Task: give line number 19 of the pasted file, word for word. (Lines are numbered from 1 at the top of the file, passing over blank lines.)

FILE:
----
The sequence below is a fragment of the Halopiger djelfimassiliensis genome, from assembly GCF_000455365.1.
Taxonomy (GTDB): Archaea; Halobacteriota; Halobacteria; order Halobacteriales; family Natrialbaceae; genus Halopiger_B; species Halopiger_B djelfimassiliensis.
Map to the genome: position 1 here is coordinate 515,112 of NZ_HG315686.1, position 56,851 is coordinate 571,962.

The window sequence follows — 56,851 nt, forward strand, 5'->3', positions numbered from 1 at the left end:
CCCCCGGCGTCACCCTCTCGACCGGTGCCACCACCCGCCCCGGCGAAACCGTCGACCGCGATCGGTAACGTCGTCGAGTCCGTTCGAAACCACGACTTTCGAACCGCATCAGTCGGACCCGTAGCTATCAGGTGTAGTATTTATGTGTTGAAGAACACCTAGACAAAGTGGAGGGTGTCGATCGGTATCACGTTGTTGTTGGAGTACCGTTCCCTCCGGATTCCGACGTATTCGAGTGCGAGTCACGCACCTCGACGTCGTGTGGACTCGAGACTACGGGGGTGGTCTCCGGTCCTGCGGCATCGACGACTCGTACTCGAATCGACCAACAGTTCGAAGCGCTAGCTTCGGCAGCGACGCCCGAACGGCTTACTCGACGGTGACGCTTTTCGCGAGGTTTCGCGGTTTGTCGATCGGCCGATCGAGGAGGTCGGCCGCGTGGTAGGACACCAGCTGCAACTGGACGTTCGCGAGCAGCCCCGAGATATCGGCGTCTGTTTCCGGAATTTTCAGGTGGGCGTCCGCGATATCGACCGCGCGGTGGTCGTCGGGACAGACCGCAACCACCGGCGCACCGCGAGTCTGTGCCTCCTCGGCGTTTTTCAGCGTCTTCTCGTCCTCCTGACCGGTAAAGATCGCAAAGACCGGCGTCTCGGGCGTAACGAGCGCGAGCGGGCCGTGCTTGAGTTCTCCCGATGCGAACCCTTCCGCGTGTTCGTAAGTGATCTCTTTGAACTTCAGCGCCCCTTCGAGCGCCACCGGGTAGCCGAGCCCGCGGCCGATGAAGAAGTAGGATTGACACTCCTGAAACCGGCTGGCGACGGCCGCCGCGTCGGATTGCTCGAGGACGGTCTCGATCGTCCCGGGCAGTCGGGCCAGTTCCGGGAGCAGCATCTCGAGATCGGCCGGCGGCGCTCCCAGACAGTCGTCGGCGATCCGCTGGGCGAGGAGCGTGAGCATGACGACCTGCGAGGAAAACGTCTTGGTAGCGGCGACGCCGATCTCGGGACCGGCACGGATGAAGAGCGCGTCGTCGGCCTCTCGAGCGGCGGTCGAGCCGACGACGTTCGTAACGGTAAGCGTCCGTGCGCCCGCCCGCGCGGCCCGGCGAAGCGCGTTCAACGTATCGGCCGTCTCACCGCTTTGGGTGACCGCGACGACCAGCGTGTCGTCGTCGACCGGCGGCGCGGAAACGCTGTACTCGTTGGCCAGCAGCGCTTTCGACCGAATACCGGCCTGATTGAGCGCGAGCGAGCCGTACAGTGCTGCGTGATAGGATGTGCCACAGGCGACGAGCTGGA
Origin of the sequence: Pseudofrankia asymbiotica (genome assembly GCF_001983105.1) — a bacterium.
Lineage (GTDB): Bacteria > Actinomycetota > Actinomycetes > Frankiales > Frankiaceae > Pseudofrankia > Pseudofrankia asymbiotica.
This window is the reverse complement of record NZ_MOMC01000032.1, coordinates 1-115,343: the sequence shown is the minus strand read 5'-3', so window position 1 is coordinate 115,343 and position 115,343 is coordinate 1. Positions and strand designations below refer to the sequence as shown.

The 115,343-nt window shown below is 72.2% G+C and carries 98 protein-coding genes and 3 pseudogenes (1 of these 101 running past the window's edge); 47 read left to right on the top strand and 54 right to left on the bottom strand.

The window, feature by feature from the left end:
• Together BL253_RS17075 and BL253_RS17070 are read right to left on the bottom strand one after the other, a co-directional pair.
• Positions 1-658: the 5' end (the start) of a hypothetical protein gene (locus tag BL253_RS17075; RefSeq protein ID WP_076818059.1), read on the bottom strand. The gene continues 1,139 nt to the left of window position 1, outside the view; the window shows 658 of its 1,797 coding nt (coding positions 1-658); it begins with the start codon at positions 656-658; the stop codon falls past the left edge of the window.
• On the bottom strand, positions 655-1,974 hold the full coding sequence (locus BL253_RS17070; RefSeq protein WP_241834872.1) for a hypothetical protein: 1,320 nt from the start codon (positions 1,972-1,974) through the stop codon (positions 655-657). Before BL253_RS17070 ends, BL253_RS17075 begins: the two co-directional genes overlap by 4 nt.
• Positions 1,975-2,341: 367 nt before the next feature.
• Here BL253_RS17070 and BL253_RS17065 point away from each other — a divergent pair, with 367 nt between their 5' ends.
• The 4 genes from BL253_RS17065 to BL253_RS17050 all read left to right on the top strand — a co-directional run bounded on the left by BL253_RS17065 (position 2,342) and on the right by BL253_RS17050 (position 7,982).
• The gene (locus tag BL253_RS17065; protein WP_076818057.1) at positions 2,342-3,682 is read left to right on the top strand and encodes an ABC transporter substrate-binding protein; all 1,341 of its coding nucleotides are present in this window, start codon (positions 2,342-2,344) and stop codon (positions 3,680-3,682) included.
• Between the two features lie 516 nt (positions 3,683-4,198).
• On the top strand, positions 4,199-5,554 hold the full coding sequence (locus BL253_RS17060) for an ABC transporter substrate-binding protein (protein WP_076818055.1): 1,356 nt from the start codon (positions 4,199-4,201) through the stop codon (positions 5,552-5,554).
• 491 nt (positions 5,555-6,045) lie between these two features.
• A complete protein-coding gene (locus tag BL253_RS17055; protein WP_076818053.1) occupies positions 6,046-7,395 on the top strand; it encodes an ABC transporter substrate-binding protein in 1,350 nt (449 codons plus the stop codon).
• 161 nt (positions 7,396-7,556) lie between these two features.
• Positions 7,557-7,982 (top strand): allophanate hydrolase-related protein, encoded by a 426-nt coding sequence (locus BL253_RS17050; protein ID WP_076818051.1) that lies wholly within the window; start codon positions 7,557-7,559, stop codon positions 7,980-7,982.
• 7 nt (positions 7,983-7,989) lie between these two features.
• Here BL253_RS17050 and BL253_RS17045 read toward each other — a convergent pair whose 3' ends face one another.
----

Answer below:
• On the top strand, positions 4,199-5,554 hold the full coding sequence (locus BL253_RS17060) for an ABC transporter substrate-binding protein (protein WP_076818055.1): 1,356 nt from the start codon (positions 4,199-4,201) through the stop codon (positions 5,552-5,554).